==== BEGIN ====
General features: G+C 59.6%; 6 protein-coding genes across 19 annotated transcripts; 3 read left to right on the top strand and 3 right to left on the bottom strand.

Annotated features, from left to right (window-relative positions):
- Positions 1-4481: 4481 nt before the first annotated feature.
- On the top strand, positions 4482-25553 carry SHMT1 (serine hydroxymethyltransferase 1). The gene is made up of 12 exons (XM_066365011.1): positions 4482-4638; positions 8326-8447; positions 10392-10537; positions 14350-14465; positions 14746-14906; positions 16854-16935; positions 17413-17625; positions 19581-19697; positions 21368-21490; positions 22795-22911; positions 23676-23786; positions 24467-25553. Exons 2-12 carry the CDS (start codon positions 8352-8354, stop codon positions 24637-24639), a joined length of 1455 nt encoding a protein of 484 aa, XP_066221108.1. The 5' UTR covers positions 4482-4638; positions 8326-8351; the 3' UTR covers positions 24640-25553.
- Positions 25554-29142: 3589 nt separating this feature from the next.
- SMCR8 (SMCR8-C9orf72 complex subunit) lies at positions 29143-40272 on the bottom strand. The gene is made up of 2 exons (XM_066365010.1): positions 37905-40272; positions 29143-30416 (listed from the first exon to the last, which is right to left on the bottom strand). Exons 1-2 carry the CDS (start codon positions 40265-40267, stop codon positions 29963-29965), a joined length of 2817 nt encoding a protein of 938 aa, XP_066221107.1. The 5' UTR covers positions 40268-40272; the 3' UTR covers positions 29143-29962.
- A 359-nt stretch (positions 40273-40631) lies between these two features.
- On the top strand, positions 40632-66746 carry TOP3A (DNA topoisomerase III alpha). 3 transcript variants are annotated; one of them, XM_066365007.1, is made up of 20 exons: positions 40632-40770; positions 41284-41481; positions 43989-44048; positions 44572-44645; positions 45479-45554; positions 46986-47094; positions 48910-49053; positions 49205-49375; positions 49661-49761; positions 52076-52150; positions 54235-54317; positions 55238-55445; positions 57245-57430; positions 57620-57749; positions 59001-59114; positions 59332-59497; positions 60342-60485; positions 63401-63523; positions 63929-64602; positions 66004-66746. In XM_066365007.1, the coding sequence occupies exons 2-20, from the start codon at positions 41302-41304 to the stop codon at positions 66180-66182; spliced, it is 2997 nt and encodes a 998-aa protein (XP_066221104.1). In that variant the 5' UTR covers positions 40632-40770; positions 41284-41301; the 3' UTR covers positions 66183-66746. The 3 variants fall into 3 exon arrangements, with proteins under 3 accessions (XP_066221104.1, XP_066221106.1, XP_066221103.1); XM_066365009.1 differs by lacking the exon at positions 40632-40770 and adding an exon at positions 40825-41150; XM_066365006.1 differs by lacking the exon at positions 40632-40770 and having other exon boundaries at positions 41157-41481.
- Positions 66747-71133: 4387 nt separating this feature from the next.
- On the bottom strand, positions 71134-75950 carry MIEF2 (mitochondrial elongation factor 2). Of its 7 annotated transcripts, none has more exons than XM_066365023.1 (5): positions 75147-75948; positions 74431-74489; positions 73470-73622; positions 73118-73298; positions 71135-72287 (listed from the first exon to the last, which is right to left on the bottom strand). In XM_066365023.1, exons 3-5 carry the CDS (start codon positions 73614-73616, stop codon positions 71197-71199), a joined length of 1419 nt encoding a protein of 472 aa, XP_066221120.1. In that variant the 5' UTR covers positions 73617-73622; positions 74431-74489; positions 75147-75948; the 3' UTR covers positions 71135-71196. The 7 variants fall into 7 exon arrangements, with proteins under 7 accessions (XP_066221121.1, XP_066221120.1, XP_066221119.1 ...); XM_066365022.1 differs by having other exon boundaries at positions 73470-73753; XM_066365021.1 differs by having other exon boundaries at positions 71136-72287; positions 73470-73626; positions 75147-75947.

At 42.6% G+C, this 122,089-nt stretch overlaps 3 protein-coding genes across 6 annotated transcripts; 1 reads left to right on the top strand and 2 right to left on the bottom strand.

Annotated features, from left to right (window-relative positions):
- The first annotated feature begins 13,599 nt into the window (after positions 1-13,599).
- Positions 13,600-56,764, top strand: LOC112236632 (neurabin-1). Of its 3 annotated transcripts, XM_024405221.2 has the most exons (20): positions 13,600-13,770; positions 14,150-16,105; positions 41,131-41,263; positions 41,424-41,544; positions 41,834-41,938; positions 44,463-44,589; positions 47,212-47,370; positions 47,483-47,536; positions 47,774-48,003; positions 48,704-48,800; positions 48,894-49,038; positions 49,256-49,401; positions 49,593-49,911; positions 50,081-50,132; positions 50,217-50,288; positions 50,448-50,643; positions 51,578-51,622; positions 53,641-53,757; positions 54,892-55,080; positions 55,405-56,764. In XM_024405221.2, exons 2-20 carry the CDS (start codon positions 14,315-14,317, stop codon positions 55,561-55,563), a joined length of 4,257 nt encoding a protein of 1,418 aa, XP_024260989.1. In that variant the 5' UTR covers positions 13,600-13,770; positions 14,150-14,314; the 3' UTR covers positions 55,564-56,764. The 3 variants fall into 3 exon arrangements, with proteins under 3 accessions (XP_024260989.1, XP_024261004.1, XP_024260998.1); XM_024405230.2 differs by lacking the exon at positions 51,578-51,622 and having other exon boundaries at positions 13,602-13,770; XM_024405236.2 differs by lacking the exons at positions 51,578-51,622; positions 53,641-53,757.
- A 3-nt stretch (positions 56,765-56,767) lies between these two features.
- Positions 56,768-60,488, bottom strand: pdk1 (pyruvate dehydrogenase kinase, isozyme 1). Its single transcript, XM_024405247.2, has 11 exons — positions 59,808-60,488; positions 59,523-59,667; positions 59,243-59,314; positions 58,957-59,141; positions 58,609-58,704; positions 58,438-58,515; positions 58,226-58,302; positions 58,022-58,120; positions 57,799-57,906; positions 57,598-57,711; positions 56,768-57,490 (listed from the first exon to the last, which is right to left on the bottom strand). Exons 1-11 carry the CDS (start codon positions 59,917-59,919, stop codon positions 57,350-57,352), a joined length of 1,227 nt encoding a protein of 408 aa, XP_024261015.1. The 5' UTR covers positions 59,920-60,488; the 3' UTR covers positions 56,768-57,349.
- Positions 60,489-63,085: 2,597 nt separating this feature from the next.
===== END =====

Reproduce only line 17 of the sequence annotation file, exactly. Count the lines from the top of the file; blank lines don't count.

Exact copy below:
- Positions 60,489-63,085: 2,597 nt separating this feature from the next.